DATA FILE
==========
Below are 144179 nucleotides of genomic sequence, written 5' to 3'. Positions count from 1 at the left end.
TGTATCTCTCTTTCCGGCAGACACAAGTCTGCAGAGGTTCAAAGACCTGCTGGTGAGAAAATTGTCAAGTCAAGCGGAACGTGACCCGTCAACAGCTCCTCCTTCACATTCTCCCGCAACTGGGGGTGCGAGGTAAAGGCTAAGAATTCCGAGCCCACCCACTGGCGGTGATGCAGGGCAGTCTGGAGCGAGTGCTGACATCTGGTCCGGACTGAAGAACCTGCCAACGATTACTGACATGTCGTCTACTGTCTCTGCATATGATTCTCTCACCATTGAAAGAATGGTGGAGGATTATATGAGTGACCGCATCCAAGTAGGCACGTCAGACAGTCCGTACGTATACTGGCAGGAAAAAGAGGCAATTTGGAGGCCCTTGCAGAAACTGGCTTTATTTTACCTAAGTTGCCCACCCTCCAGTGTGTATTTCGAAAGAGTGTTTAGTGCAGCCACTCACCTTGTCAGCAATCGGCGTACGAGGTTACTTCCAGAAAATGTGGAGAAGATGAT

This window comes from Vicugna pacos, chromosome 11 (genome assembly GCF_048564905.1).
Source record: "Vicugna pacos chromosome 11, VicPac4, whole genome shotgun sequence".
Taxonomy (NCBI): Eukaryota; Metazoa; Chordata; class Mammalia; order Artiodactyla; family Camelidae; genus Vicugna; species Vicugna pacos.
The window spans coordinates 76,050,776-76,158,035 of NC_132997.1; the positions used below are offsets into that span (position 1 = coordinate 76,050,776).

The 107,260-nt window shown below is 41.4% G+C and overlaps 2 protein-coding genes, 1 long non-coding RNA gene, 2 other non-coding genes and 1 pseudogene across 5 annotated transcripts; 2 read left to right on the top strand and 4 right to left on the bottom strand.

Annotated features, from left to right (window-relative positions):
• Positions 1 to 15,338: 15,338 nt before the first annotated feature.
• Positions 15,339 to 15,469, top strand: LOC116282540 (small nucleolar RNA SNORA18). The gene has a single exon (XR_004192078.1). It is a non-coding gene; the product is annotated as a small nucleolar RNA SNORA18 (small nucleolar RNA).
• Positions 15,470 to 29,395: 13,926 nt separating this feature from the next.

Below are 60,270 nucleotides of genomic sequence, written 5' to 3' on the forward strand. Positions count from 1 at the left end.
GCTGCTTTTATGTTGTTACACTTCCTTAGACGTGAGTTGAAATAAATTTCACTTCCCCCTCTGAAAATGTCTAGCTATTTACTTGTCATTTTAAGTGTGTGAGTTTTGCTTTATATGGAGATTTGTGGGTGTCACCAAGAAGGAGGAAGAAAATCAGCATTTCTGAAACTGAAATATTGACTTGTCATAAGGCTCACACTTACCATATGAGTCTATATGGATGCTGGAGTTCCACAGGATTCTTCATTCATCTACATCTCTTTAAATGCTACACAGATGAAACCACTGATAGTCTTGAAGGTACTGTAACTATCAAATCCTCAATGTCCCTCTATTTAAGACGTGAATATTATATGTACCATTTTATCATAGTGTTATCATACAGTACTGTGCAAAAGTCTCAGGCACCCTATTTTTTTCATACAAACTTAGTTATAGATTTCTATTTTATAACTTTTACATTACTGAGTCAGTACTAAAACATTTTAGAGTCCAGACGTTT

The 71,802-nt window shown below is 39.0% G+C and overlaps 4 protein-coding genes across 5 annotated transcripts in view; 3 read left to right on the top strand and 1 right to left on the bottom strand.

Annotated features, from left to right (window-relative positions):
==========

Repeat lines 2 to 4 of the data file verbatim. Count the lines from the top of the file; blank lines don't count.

TGTATCTCTCTTTCCGGCAGACACAAGTCTGCAGAGGTTCAAAGACCTGCTGGTGAGAAAATTGTCAAGTCAAGCGGAACGTGACCCGTCAACAGCTCCTCCTTCACATTCTCCCGCAACTGGGGGTGCGAGGTAAAGGCTAAGAATTCCGAGCCCACCCACTGGCGGTGATGCAGGGCAGTCTGGAGCGAGTGCTGACATCTGGTCCGGACTGAAGAACCTGCCAACGATTACTGACATGTCGTCTACTGTCTCTGCATATGATTCTCTCACCATTGAAAGAATGGTGGAGGATTATATGAGTGACCGCATCCAAGTAGGCACGTCAGACAGTCCGTACGTATACTGGCAGGAAAAAGAGGCAATTTGGAGGCCCTTGCAGAAACTGGCTTTATTTTACCTAAGTTGCCCACCCTCCAGTGTGTATTTCGAAAGAGTGTTTAGTGCAGCCACTCACCTTGTCAGCAATCGGCGTACGAGGTTACTTCCAGAAAATGTGGAGAAGATGAT

This window comes from Vicugna pacos, chromosome 11 (genome assembly GCF_048564905.1).
Source record: "Vicugna pacos chromosome 11, VicPac4, whole genome shotgun sequence".